Rethinking Citizenship

Citizen. One who, under the Constitution and laws of the United States, or of a particular state, is a member of the political community, owing allegiance and being entitled to the enjoyment of full civil rights. All persons born or naturalized in the United States, and subject to the jurisdiction thereof, are citizens of the United States in and of the state in which they reside. US Constitution, 14th Amendment.

And, “Citizens” are members of a political community who, in their associated capacity, have established or submitted themselves to the dominion of a government for the promotion of their general welfare and protection of their individual as well a collective rights. Blacks Law 6th edition.

Before we dive into the legalese used here, let’s consider these words: “owing allegiance, ” and “have established or submitted themselves to the dominion of a government.” Do these words give a hint as to who is the boss when it comes to citizenship? I don’t know about you but I expect government to owe its allegiance to its creators and to submit themselves to the dominion of same.  Us! Can the created be superior to its creator? Of course not. But when you identify as a citizen you have just turned this relationship on its head. Now, as a citizen, you are the inferior party. I think we need to rethink this notion of citizenship.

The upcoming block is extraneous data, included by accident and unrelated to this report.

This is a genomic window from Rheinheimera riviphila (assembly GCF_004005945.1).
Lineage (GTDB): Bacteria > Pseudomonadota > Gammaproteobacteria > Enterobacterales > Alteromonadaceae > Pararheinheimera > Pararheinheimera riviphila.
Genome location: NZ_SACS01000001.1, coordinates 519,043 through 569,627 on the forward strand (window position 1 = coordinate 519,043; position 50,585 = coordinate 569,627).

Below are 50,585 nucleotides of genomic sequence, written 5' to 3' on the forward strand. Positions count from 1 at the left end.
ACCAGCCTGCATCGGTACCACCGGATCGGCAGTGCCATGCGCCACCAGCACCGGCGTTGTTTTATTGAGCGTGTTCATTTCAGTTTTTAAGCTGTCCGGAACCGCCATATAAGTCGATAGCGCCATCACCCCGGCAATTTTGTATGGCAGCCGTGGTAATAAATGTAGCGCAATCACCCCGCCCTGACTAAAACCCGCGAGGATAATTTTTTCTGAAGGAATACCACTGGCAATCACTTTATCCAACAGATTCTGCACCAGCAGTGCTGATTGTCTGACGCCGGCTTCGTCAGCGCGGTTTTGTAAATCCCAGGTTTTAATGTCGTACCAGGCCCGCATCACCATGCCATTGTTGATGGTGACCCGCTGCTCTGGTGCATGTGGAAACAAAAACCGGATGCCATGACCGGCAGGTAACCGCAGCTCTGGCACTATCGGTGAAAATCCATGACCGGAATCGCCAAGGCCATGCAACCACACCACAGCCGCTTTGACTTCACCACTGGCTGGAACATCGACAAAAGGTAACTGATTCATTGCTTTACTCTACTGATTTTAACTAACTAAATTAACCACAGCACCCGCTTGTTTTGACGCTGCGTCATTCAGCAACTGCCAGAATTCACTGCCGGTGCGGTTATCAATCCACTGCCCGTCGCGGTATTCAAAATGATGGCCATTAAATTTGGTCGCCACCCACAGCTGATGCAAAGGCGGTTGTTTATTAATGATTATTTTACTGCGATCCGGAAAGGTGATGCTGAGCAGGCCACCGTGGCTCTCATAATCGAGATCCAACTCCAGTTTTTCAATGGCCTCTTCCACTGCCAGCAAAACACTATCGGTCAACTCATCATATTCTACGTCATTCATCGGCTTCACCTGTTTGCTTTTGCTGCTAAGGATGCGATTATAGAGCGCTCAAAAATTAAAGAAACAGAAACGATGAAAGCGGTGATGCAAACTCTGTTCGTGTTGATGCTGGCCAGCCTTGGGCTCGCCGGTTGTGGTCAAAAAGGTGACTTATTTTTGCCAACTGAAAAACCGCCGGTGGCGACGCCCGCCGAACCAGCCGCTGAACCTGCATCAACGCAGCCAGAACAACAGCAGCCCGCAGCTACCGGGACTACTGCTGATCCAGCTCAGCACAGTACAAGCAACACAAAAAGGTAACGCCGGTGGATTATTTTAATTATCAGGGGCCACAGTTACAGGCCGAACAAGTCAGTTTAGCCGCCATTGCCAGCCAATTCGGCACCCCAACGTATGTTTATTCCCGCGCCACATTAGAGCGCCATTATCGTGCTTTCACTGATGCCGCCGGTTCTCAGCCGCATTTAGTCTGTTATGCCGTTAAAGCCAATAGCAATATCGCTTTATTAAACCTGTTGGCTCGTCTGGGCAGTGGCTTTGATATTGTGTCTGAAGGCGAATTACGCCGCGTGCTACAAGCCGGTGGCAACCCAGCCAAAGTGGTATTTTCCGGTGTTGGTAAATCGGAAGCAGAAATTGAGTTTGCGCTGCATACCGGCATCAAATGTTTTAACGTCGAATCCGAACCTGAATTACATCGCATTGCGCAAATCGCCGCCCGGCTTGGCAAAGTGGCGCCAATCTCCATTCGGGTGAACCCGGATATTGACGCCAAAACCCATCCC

Corporation. A corporation is a person within meaning of the Fourteenth amendment equal protection and due process provisions of the Constitution of the United States. Blacks Law 6th edition. A distinction is made between Natural Persons and Persons in Black’s Law. You will notice in the above definition of citizen “all persons born or naturalized.” It doesn’t say anything about natural persons there does it? It says naturalized which is not the same as natural person. Government doesn’t have the power to make a “natural person.” Last time I checked only God can do that. So who is it talking about? Looks to me as though it is talking about corporations, legal fictions. Interesting, eh?

Now, let’s talk about the term “civil liberties.” Under the original Constitution for the united States, civil liberties meant natural rights protected under the Constitution as negative rights. In other words, rights the government could not abridge. Under the Constitution of the United States, which is a corporate charter, civil liberties means privileges granted by government to its citizens.

We know that the UNITED STATES is a foreign entity relative to the several states of the union (see Anna Von Rietz at and that there are Federal States. Puerto Rico, Guam, etc. Generally speaking these are the states of the UNITED STATES, a foreign entity relative to the several states of the union. So, if you claim citizenship of the UNITED STATES you have submitted yourself to the dominion of a foreign entity!

In fact, identifying yourself as a citizen of any polity you submit to the dominion of that government or polity. Does that sound like something you would choose if you had this information in the first place?

Sure, citizenship has its privileges. Welfare, the “right” to vote, paying income tax, etc. etc. But are these privileges in return for allegiance and submitting to the dominion of a government worth the same as true freedom? Not for me. I would rather have a government or governmental services corporation under contract with me operating with spelled out enumerated powers than to submit to a corporate contract under which I am the inferior party-a citizen.

Knowing what you now know, isn’t it time to rethink citizenship?


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